St. Augustine said that it is memory that defines who we are. While bodies and minds constantly change, only our memories give us a sense of continuity between who we were and who we are now. Our communities have their own collective memories too that define what they are. Remembrance Sunday is about recollecting both the traumatic effects of war and the healing presence of peace in our communities.
Yet, there remains the constant risk that such memories will not be transmitted to new generations. The recent generations of European nations have either not been offered, or have failed to receive, much of traditional European cultural identity. This collective memory has many important lessons to teach: the central role of religion in pushing people beyond themselves; the horror of religious and political extremism; and the knowledge that war is rarely worth the cost to peace.
The death this year of the last surviving Tommy means that we can no longer claim any direct experience of the First World War. The same will be true of the Second World War before too many more years. The lessons that our collective memory can teach about war – that it can be both sometimes futile and at other times a courageous defence of freedom and tolerance – should never be lost. After all, despite claims that both of these wars would be the war to end all wars, we continue to experience a broken and divided world that often falls into violence, justified and unjustified. The past two decades have seen wars in the Falklands, Kuwait, Iraq, eastern Europe, and Afghanistan. How can our community remember the lessons learned with blood and pain unless we continue to remember with dedicated intention?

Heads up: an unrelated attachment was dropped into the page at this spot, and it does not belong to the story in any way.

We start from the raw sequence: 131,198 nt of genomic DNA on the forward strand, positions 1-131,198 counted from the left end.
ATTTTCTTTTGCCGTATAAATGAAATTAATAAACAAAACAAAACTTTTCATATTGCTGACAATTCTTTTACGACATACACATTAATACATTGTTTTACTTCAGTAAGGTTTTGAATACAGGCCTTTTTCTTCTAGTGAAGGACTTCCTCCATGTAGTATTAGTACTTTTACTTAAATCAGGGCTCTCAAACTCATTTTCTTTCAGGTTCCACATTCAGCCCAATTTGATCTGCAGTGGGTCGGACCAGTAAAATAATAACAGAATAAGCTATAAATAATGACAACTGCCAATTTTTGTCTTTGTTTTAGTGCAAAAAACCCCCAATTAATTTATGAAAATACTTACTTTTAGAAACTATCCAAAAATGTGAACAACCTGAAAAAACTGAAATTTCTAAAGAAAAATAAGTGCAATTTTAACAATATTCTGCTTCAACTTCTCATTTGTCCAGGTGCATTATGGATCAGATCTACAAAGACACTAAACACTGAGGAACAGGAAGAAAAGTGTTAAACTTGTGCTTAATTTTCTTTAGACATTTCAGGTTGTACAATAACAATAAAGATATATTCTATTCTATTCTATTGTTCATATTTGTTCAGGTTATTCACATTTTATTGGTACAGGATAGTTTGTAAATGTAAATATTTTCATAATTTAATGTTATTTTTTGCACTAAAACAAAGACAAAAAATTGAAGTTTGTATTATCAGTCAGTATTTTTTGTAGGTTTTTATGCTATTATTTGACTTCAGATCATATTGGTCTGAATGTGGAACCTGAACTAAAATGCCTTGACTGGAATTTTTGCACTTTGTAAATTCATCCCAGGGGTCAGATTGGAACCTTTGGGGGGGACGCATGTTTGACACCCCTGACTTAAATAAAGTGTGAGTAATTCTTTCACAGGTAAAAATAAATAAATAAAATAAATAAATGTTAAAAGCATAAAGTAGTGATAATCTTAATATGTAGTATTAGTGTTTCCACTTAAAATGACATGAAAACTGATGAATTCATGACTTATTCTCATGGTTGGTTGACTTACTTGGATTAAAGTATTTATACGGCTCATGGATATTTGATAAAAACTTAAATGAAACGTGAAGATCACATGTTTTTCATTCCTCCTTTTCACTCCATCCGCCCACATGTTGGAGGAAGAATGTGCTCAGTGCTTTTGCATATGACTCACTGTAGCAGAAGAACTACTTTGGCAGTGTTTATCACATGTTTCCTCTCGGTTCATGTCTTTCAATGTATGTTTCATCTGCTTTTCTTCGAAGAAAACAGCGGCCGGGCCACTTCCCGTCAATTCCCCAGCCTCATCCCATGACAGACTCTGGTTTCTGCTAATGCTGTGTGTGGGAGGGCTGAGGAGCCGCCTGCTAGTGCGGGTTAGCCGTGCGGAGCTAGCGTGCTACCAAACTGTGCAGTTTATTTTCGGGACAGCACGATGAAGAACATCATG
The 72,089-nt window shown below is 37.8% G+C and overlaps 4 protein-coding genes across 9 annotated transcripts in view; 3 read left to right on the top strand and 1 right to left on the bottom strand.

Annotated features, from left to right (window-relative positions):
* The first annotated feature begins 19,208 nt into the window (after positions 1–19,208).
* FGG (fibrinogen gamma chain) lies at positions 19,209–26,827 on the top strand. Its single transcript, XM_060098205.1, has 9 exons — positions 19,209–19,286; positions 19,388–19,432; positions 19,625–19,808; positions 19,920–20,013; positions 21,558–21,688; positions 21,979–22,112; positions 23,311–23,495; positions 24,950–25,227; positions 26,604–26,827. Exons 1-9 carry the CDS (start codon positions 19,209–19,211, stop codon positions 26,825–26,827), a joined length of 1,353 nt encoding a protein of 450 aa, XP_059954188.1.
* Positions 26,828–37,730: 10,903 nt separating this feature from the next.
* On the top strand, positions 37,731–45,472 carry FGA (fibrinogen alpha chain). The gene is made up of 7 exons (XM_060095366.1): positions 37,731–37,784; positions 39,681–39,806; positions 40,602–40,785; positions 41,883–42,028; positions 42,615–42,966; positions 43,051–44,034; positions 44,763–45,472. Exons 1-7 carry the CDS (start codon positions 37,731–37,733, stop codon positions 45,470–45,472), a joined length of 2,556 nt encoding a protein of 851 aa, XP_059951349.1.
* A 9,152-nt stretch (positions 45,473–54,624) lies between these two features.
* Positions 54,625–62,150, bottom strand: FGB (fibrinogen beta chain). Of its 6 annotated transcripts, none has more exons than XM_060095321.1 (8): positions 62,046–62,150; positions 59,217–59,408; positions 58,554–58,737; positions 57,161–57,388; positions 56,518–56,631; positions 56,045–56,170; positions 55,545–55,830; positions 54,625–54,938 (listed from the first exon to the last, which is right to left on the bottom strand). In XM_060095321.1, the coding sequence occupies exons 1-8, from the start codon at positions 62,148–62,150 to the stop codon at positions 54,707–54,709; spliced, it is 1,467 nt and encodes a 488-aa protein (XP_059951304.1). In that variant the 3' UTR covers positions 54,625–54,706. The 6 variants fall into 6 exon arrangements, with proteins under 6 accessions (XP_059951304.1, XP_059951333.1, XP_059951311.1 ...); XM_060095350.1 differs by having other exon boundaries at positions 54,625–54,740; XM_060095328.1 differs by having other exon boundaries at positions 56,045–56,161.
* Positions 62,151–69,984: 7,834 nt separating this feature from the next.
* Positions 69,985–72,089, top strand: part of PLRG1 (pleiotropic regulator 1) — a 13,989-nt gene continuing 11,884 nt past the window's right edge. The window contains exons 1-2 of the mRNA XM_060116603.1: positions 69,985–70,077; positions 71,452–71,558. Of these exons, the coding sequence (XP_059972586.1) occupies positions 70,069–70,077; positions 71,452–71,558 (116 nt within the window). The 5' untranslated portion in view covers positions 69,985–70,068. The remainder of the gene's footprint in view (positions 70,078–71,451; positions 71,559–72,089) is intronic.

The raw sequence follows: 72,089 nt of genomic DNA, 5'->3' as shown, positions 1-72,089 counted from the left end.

This is the real beauty of Remembrance Sunday. It transmits our collective memory in order that we should not forget. It keeps alive our communal identity so that we can recognise the horror of war at all times, but also the beauty and grace of peace. Remembrance Sunday also lifts us up from our earthly plane of reference. We also remember today that God is always present. In the power of the crucifixion, the tortured and dying Jesus shows solidarity with those who have suffered in war and felt the imagined absence of God. In the power of the Resurrection, the living Christ promises restoration, peace, wholeness, and new life to the world.
In the First World War, John Nicholson wrote a poem, "The Crucifix". In the poem, Jesus comes off the crucifix and speaks about a soldier's sacrifice. The outcome of this encounter is that the soldier is given a place in heaven, but also bequeaths to the next generation a heart determined on a future in which "the Hell of War is dead." The narrator of the poem wakes from this dream to articulate his faith in the resurrection:
And the thorn-crown on His head
Showed awfully in the moonlight.
But I knew he was not dead.
In our Remembrance services, we see that victory is rarely decisive in a world that demands universal, mutual co-operation and respect if anyone is to flourish. Jesus’ death shows the ultimate futility of violence. This is the challenge that Jesus puts to us today in the Gospel. "The time is fulfilled, and the Kingdom of God has come near; repent, and believe in the good news." The key word, of course, is "repent". Such repentance has less to do with guilt and more to do with turning towards God for peace and restoration. After all, whatever the motives of politicians, our faithful soldiers are in Afghanistan to establish peace. May we always seek likewise to remember God and the peace He shares.